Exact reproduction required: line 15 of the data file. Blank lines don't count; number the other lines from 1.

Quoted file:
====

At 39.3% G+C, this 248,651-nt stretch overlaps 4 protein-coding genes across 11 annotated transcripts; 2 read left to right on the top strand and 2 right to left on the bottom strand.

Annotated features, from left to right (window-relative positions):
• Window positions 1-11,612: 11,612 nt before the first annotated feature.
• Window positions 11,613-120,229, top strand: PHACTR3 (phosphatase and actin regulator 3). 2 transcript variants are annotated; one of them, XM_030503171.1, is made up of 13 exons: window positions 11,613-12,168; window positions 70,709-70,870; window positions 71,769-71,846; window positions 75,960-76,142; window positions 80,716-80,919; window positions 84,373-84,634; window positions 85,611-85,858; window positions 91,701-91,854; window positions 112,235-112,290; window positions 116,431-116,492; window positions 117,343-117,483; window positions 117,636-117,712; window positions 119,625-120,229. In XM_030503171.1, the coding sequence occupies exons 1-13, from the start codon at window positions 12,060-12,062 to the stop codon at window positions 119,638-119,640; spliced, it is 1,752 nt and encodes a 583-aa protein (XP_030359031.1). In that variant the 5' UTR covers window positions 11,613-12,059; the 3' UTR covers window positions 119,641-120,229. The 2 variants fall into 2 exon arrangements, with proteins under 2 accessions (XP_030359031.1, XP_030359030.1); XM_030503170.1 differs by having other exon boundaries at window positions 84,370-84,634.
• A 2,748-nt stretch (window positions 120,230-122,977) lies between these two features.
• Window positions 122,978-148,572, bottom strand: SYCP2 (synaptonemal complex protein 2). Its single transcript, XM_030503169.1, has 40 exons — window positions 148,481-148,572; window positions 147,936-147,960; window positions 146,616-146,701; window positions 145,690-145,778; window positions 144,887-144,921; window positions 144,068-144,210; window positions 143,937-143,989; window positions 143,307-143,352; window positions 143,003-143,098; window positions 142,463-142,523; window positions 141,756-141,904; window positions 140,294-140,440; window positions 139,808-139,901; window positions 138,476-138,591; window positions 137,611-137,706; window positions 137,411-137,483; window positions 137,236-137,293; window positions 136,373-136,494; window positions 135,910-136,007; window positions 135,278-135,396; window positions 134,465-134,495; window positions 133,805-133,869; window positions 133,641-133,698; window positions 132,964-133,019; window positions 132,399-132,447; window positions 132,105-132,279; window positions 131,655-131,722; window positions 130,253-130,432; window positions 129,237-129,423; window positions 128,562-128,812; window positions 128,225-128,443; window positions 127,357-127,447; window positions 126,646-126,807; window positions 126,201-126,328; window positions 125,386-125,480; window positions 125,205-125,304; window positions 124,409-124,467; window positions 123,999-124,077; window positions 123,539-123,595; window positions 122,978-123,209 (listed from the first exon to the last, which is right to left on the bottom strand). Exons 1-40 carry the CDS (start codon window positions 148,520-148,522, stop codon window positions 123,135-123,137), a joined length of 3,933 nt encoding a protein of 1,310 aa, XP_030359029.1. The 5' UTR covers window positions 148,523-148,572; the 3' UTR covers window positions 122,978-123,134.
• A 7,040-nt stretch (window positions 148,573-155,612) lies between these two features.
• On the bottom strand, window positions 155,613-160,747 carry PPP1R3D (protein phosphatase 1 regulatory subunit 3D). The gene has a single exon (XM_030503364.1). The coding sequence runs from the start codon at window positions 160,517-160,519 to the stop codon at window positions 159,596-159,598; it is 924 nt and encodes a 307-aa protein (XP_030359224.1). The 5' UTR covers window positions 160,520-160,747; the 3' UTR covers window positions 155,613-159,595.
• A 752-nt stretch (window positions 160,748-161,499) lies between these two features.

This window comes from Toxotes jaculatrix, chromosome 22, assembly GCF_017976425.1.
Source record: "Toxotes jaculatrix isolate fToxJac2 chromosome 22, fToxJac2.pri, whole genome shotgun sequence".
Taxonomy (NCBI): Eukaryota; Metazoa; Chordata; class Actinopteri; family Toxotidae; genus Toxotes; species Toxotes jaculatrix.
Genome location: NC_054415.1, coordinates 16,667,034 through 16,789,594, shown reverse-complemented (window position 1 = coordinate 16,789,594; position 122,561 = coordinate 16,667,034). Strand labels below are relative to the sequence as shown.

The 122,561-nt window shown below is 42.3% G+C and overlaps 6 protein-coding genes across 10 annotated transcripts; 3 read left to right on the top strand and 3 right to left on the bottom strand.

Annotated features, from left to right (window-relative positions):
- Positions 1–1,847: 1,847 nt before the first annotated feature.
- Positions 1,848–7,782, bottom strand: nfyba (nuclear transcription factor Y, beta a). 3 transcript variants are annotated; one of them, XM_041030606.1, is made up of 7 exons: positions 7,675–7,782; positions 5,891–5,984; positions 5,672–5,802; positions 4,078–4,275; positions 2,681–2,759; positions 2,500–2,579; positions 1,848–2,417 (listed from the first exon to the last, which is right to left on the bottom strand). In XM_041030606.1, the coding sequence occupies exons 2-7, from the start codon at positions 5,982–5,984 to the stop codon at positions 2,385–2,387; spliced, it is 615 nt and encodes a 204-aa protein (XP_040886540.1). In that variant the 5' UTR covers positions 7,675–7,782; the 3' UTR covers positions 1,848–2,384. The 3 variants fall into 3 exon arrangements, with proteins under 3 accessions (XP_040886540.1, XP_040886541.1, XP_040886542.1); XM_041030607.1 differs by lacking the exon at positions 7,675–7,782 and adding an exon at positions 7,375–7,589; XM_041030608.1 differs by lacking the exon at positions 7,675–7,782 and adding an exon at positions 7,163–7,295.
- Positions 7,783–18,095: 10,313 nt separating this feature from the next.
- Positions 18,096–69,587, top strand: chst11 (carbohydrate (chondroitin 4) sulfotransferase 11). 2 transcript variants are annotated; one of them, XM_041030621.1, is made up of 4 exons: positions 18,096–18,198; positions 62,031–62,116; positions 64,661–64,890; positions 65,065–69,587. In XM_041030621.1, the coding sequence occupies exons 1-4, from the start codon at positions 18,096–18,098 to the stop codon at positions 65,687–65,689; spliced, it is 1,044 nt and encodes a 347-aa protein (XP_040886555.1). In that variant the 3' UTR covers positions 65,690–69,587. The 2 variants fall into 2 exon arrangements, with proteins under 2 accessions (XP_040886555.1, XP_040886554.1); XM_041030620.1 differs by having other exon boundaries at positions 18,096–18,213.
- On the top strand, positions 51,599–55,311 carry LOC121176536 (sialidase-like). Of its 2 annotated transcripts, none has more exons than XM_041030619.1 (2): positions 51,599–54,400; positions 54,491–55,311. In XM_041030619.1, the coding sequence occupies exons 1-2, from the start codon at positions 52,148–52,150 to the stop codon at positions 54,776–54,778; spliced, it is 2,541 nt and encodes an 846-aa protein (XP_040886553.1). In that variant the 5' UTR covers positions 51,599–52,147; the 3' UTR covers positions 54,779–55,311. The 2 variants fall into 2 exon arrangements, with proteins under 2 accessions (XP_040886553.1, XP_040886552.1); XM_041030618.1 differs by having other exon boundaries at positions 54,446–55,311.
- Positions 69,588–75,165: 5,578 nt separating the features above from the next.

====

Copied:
Annotated features, from left to right (window-relative positions):